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Author: elliotyoung One star, 50 posts Add to my Favorite Fools Ignore this person (you won't see their posts anymore) Number: of 254104  
Subject: Berkshire and Wide Moat Alternatives Date: 2/24/2013 3:10 PM
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Many of us are familiar with Warren Buffet's desire to purchase stocks that have a wide economic moat.  A wide moat makes it difficult for other companies to come to the marketplace with a similar business.   A wide moat could be secret formulas, patents, having a low cost advantage, or other factors.   Morning Star likes this concept so much, that when it analyses stocks, it assigns one of three "economic moat ratings" to a stock.  

1.	No economic moat (no competitive advantage)
2.	Narrow economic moat (meaning they may have something, but it's not going to last quite as long as the wide moat firms)
3.	Wide-moat firms that have a competitive advantage, which Morningatar believes, is going to last 20 years or greater

To some degree, the advantage of economic moats has discussed on MI.  What this post attempts to do is to see how well the moat concept has worked for Morningstar.

Morningstar came out with a moat index (WMW) in October 2007, followed by an etf (MOAT) in April 2012.   


For the longer time periods (2007 to present and the past two years) the index (WMW) out performed Berkshire.  Also, both the WMW index and Berkshire have out performed the DOW and the S&P. The MOAT etf had not yet been established.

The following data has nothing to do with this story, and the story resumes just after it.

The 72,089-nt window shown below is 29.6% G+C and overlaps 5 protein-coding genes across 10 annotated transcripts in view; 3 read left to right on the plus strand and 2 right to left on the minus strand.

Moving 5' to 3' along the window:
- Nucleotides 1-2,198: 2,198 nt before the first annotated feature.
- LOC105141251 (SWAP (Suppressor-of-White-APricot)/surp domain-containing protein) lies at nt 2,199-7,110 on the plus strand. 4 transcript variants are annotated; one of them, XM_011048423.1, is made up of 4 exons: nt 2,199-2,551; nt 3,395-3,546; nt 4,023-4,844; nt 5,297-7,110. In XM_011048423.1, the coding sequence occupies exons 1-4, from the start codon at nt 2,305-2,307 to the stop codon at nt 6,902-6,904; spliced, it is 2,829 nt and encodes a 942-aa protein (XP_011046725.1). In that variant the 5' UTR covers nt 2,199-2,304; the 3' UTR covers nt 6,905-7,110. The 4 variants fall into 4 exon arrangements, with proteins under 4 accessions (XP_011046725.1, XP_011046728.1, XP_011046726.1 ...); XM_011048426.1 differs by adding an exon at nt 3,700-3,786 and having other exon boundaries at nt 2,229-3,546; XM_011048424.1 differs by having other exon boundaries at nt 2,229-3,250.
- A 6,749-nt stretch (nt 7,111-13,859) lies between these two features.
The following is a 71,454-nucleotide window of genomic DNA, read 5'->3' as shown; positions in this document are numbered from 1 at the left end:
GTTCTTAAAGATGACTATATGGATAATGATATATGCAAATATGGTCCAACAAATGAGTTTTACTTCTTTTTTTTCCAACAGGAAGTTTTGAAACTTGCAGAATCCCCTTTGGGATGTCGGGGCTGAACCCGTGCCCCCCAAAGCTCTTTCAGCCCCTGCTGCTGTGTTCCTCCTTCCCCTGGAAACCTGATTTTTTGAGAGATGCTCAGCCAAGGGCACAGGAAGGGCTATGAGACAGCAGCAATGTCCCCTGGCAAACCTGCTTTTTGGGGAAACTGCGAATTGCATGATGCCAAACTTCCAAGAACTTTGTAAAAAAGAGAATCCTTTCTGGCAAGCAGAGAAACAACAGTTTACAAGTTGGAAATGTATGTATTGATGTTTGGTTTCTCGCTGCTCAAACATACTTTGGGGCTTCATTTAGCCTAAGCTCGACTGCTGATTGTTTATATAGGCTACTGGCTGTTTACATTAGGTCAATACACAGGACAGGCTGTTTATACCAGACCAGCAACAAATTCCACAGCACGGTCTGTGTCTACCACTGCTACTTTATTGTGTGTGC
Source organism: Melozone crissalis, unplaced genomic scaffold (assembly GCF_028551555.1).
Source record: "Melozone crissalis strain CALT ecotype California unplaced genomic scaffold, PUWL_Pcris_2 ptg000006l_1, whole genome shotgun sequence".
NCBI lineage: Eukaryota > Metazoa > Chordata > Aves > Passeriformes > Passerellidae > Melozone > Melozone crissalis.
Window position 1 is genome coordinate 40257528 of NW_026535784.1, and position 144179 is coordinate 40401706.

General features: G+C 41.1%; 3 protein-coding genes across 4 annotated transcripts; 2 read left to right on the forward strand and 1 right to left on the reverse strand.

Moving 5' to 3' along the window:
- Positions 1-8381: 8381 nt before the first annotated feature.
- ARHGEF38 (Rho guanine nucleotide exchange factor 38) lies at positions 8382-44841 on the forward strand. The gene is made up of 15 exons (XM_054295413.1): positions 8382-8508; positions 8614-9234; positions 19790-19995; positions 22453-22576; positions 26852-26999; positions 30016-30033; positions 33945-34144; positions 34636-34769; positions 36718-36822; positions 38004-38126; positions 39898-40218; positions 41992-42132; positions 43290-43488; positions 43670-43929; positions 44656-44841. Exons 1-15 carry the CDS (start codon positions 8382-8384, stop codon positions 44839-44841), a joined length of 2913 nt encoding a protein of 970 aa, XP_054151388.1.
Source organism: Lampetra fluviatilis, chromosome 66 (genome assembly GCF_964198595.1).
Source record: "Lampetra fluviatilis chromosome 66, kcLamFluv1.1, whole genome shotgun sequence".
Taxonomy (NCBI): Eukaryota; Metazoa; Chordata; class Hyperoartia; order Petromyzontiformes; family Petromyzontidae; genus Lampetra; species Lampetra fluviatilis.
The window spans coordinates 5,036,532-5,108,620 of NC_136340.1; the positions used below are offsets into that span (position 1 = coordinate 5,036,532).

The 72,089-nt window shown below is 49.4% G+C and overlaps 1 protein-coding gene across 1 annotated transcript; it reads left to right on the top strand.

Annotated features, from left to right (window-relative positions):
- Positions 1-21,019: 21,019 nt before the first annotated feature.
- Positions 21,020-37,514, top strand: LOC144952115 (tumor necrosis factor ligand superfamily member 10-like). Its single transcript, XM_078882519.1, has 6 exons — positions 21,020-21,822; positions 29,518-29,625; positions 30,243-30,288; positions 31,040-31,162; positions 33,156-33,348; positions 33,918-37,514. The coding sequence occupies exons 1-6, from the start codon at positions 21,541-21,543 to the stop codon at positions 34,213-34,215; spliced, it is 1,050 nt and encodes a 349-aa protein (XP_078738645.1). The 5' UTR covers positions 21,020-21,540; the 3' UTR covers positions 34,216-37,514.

When looking at shorter time periods of a year or less, (Oct. 2012 when the etf MOAT was established, as well as one year or YTD) the etf MOAT and the WMW index have tracked similarly.  This makes it likely that had MOAT been established at the same time as the WMW index, they would have also performed about the same.

Also during these short time periods of a year or less, Berkshire has out performed the WMW index, MOAT, Dow and S&P.  

The table below shows approximate changes.  


						
					
				Index (WMW)	MOAT	Berkshire (BRK-A)Dow	S&P
Oct. 2007 to present			60%	NA	20%		0%	3%
Past 2 Years				27%	NA	21%		17%	17%
MOAT established April 2012 		13%	15%	27%		7%	9%
Past Year				13%	13%	27%		6%	11%
YTD					3%	3%	13%		6%	6%
Looking at the data, it is clear that Berkshire is always superior to DOW and S&P; so among the three, it makes sense to choose Berkshire. Others on this board have drawn the same conclusion. Warren is indeed one smart cookie. However when looking at short time periods of a year or less, it is unclear whether MOAT will out perform Berkshire but it is my guesstimate that MOAT will usually fare better than the DOW or the S&P. Elliot
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